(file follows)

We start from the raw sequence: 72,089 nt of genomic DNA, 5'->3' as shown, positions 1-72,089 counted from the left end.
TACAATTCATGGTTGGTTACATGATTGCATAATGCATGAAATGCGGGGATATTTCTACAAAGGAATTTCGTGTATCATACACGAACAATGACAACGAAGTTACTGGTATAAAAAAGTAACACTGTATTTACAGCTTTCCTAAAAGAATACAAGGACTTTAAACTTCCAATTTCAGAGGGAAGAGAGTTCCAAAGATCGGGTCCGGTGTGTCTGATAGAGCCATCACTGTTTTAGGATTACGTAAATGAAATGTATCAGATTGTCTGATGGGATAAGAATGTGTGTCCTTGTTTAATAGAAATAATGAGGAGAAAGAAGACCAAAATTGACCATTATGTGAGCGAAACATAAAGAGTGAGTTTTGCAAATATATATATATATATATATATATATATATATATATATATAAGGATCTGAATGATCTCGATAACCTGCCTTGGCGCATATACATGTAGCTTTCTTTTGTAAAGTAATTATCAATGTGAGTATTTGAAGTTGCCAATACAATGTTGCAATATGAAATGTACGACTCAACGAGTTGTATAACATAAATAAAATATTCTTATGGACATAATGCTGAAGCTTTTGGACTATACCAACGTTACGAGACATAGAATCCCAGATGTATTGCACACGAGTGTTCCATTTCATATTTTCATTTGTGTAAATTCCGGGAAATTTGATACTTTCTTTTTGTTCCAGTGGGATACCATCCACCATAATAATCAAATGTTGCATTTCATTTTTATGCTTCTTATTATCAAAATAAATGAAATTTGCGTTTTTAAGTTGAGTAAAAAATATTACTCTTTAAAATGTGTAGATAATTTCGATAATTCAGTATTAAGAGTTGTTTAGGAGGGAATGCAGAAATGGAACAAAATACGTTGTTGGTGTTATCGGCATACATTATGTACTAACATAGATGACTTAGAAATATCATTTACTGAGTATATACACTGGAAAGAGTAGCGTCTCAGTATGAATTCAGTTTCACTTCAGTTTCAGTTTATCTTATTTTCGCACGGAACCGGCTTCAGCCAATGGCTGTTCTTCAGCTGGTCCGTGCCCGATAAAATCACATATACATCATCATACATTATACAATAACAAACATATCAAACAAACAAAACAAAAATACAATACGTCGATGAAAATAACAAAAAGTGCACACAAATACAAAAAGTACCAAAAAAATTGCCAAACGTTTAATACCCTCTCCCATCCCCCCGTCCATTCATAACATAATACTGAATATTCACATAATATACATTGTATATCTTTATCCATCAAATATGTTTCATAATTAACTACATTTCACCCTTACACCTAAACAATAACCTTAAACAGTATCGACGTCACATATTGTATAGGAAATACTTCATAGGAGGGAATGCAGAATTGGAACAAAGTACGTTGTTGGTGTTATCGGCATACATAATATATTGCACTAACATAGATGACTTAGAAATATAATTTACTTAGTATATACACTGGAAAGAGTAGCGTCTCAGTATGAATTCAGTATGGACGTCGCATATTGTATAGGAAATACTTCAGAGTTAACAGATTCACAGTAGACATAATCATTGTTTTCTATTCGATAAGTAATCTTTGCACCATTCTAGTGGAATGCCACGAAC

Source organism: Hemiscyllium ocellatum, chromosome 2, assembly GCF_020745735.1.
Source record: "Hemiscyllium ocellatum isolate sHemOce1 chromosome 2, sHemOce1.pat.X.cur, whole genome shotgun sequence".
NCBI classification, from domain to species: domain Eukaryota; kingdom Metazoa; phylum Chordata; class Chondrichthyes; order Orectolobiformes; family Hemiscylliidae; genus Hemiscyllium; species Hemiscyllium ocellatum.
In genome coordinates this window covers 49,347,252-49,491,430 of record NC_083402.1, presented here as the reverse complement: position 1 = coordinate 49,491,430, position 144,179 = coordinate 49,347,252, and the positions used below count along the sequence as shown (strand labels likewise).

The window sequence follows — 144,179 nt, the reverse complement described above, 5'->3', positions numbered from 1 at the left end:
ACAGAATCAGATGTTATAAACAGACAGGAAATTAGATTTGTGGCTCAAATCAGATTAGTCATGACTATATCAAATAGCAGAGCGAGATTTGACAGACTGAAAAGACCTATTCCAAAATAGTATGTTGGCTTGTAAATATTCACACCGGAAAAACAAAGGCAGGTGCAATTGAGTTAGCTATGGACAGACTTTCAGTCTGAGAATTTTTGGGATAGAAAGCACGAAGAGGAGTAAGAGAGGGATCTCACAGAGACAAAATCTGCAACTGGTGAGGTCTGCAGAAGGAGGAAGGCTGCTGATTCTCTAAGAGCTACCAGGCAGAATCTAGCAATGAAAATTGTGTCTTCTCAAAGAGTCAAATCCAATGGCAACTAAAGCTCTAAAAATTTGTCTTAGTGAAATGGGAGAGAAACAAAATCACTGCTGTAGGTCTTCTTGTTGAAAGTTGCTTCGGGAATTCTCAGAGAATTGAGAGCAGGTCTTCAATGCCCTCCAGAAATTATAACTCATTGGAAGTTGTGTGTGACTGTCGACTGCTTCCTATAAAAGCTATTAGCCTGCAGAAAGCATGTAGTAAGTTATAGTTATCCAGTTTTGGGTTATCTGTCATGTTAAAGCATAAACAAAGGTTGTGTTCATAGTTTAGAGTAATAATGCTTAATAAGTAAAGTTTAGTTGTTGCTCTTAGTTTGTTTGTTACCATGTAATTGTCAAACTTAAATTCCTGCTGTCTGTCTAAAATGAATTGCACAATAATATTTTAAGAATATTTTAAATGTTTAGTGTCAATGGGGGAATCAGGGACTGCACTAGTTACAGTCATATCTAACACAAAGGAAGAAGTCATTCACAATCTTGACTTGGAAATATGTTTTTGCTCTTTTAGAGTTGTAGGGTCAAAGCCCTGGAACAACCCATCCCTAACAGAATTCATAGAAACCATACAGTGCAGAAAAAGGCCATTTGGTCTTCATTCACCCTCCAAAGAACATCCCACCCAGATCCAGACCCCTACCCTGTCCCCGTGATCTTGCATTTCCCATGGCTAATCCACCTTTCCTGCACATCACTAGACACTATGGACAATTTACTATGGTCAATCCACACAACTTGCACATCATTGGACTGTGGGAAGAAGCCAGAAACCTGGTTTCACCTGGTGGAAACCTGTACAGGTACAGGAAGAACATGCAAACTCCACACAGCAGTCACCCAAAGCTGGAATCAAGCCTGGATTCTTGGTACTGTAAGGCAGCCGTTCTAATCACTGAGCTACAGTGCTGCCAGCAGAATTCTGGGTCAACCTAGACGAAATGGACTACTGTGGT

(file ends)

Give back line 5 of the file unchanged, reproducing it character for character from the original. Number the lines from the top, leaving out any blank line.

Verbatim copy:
NCBI classification, from domain to species: domain Eukaryota; kingdom Metazoa; phylum Chordata; class Chondrichthyes; order Orectolobiformes; family Hemiscylliidae; genus Hemiscyllium; species Hemiscyllium ocellatum.